On Monday, in Jefferson’s Advanced CAD class, I challenged my Junior & Senior Fashion Design students through a series of timed challenges to provide them with the prime environment for creative problem solving through materials exploration. They were given options of selecting their fabric of choice, ranging from light-weight sheer chiffons, to printed crepes, knits, and expanding into more difficult materials such as textured raw silks, crinkled poly-blends, and lace. With each round, they were to switch fabrics and explore shape and drape using their dress forms. They were instructed not to cut the material at any point, and allow the fabric to dictate the shape and form of the garment with the use of pins alone. They were given 15-minutes to complete the first three challenges, the third focusing on back design emphasis, and the final challenge set to 6-minutes using a combination of two different materials to create one look.
“Providing the students with a space to play and experiment with materials nurtures a creative environment and allows students to explore new ways of designing and expand upon their design process.”
The results were astounding. Providing the students with a space to play and experiment with materials nurtures a creative environment and allows students to explore new ways of designing and expand upon their design process. Students must realize that design doesn’t always start with a pencil and paper. They must play with materials to fully understand what they do, how they function, and learn about the way they move on the body. I followed up by asking students if they could have come up with what they did in the challenges just by sketching them out, and the response was a resounding ‘no’. Leaving the design process solely to sketching out ideas limits the student designers to what they know, therefore, introducing this method of exploration is highly beneficial, if not essential, to the way our students learn about pushing the boundaries of design innovation and creativity in their work.
Playing with materials opens the students up to learning more about what materials can do to inspire their designs and tap into their full potential, exploring unique and innovative shapes. ‘Draping is another tool we can use to experiment, innovate, and enhance our designs. It gets us working hands on, learning about how different materials have their own life and personality. We can clearly see how each fabric moves, how easy or difficult it is to work with a fabric, and how different fabrics can interact with each other. From doing this we can utilize this knowledge and these experiences while we are designing and push our designs even further,” states Senior Design student Sam Heupel. The process also gives students an opportunity to see how talented they are, outside of the sketch pad. I can tell that students were impressed with what they were able to accomplish in such a short period of time. They were able to develop four collections among 8 students over a course of lh45min. if that’s not impressive enough, each student was able to express their own unique point of view and show how far one fabric can be re-interpreted through the lens of each design student.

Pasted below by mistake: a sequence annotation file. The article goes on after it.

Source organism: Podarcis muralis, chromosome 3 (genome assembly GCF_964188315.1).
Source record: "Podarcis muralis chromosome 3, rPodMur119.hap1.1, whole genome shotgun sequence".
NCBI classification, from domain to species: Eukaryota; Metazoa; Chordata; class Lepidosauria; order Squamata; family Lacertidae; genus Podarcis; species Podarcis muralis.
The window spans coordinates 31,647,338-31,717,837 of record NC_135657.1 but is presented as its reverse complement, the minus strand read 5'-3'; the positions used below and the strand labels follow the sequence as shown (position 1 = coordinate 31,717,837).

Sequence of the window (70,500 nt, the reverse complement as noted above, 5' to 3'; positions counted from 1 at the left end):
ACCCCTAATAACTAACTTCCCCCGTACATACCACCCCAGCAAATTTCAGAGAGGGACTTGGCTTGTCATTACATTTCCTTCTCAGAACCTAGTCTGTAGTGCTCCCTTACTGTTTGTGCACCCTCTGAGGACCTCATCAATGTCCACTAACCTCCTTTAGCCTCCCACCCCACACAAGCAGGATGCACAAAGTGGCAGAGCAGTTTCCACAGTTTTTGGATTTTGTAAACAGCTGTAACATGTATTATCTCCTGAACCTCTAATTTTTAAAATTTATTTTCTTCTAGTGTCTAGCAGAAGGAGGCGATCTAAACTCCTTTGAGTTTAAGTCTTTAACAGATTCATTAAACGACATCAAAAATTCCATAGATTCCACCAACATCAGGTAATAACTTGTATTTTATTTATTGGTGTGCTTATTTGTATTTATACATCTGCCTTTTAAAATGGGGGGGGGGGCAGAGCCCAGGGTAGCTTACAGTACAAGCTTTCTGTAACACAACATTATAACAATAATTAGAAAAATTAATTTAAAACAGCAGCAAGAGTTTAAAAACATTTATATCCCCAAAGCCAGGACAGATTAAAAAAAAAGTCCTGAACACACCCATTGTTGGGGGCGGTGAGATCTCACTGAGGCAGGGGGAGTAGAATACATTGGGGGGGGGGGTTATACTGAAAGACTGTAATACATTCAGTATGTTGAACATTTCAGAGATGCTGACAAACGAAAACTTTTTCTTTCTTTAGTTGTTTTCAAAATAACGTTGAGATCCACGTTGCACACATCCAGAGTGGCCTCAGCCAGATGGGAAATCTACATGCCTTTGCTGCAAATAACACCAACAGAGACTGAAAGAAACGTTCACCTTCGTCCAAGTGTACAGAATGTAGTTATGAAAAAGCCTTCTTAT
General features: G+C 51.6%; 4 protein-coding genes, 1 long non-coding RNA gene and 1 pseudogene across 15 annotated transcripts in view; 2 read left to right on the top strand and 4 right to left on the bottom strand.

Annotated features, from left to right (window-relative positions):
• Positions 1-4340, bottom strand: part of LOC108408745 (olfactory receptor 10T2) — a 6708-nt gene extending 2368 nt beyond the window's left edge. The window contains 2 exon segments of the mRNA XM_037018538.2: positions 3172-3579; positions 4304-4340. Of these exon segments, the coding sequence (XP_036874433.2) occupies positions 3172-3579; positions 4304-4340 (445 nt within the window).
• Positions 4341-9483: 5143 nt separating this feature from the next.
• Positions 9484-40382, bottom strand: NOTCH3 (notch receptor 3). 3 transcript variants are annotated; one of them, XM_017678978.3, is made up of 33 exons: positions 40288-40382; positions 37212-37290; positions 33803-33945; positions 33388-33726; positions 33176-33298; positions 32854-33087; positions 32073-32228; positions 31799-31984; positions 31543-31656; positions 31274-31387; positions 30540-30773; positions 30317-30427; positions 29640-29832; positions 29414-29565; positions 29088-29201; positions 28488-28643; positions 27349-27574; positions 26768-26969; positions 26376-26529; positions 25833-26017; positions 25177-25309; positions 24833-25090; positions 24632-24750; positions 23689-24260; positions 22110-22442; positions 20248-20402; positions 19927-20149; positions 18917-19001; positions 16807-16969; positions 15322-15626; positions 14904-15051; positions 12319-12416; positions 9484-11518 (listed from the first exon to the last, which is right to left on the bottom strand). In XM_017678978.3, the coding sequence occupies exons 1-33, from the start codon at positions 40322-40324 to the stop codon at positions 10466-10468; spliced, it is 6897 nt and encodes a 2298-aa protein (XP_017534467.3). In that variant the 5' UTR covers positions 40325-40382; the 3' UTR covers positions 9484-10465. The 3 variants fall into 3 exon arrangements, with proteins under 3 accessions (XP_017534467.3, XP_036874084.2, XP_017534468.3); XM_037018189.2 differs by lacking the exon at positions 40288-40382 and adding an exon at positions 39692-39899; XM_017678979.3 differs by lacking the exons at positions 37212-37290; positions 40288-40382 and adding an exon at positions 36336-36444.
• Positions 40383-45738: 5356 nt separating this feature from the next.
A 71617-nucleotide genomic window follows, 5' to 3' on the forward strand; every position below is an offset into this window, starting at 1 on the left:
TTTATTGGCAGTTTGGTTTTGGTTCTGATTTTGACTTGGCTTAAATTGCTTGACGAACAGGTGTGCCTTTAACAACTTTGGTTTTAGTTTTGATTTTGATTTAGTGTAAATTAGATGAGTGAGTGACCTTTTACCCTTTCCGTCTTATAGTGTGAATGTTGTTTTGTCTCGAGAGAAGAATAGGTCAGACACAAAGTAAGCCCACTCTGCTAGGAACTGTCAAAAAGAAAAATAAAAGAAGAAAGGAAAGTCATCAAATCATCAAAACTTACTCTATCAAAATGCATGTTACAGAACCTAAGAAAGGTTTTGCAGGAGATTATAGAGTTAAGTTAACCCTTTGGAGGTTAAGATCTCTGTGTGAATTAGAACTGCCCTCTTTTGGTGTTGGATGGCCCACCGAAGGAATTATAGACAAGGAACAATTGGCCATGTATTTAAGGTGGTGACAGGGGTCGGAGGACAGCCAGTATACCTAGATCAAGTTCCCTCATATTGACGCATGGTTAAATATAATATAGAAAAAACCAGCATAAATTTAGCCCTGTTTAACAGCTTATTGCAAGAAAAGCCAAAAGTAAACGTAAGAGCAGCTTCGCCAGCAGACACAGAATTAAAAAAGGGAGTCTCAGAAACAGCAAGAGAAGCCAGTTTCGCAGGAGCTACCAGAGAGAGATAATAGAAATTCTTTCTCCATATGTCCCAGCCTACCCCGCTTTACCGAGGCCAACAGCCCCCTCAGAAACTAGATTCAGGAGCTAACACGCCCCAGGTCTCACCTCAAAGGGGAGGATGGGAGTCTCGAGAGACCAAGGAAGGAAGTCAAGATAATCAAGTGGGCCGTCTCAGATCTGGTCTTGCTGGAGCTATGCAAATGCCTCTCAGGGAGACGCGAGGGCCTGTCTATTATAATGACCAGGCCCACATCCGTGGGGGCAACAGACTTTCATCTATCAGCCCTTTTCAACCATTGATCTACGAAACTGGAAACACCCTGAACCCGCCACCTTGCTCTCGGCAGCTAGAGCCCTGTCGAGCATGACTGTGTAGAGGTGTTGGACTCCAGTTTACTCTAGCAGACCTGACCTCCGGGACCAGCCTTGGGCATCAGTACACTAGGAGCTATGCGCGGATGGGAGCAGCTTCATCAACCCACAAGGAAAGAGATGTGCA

It is clear that the students tapped into their strengths and were able to appreciate a new facet of design exploration. Through each timed challenge, the students redirected their focus to the materials alone and allowed a new set of design skills to take over in the creation process. Providing students with strict parameters and timelines, in this case, proved beneficial to the student learning process and resulted in some pretty amazing outcomes. Each student will apply the results of each challenge towards developing their first professional AW look book, complete with custom knits, patterns, & textures, complete size range, color options, retail price points, and direct market placement.
Advanced CAD- Material Exploration Challenge
Student work by:
Marin Bunner, Anna DeStefano, Mira Franzel, Sam Heupel, Anna Poletick, Jillian Smith, Sydney Strickler, and Madeline Tumolo